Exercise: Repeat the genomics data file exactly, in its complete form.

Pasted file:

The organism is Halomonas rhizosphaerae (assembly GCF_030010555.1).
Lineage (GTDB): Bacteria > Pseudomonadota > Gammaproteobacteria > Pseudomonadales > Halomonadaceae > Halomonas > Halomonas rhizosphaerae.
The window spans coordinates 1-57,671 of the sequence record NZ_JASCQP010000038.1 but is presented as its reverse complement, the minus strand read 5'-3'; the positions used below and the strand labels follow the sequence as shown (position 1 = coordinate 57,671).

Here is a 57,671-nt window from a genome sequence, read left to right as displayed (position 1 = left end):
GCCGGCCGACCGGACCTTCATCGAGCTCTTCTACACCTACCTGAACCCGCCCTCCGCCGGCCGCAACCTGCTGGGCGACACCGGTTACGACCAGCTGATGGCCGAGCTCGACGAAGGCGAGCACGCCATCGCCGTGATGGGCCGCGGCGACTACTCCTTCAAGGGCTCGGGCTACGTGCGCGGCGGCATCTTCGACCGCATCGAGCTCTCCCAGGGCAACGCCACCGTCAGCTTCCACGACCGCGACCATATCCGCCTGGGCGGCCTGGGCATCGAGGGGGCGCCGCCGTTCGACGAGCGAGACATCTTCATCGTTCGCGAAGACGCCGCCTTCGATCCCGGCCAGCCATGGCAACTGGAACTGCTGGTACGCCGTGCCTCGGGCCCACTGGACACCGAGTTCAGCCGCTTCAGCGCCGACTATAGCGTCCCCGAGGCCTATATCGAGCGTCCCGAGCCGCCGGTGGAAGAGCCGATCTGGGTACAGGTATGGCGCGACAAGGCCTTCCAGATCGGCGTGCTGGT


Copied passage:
The organism is Halomonas rhizosphaerae (assembly GCF_030010555.1).
Lineage (GTDB): Bacteria > Pseudomonadota > Gammaproteobacteria > Pseudomonadales > Halomonadaceae > Halomonas > Halomonas rhizosphaerae.
The window spans coordinates 1-57,671 of the sequence record NZ_JASCQP010000038.1 but is presented as its reverse complement, the minus strand read 5'-3'; the positions used below and the strand labels follow the sequence as shown (position 1 = coordinate 57,671).

Here is a 57,671-nt window from a genome sequence, read left to right as displayed (position 1 = left end):
GCCGGCCGACCGGACCTTCATCGAGCTCTTCTACACCTACCTGAACCCGCCCTCCGCCGGCCGCAACCTGCTGGGCGACACCGGTTACGACCAGCTGATGGCCGAGCTCGACGAAGGCGAGCACGCCATCGCCGTGATGGGCCGCGGCGACTACTCCTTCAAGGGCTCGGGCTACGTGCGCGGCGGCATCTTCGACCGCATCGAGCTCTCCCAGGGCAACGCCACCGTCAGCTTCCACGACCGCGACCATATCCGCCTGGGCGGCCTGGGCATCGAGGGGGCGCCGCCGTTCGACGAGCGAGACATCTTCATCGTTCGCGAAGACGCCGCCTTCGATCCCGGCCAGCCATGGCAACTGGAACTGCTGGTACGCCGTGCCTCGGGCCCACTGGACACCGAGTTCAGCCGCTTCAGCGCCGACTATAGCGTCCCCGAGGCCTATATCGAGCGTCCCGAGCCGCCGGTGGAAGAGCCGATCTGGGTACAGGTATGGCGCGACAAGGCCTTCCAGATCGGCGTGCTGGT